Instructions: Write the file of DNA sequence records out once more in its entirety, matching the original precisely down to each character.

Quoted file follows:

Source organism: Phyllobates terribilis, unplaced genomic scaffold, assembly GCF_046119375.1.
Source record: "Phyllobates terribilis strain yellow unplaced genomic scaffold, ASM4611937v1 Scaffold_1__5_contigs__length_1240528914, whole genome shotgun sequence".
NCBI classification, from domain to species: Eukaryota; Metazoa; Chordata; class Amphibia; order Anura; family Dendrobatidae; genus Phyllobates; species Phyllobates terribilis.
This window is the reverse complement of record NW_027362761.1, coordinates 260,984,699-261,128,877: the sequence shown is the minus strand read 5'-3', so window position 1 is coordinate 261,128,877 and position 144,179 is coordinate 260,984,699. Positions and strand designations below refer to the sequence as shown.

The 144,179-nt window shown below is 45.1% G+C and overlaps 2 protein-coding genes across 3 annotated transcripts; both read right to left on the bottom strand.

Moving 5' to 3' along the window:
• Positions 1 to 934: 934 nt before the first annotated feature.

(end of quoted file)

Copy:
Source organism: Phyllobates terribilis, unplaced genomic scaffold, assembly GCF_046119375.1.
Source record: "Phyllobates terribilis strain yellow unplaced genomic scaffold, ASM4611937v1 Scaffold_1__5_contigs__length_1240528914, whole genome shotgun sequence".
NCBI classification, from domain to species: Eukaryota; Metazoa; Chordata; class Amphibia; order Anura; family Dendrobatidae; genus Phyllobates; species Phyllobates terribilis.
This window is the reverse complement of record NW_027362761.1, coordinates 260,984,699-261,128,877: the sequence shown is the minus strand read 5'-3', so window position 1 is coordinate 261,128,877 and position 144,179 is coordinate 260,984,699. Positions and strand designations below refer to the sequence as shown.

The 144,179-nt window shown below is 45.1% G+C and overlaps 2 protein-coding genes across 3 annotated transcripts; both read right to left on the bottom strand.

Moving 5' to 3' along the window:
• Positions 1 to 934: 934 nt before the first annotated feature.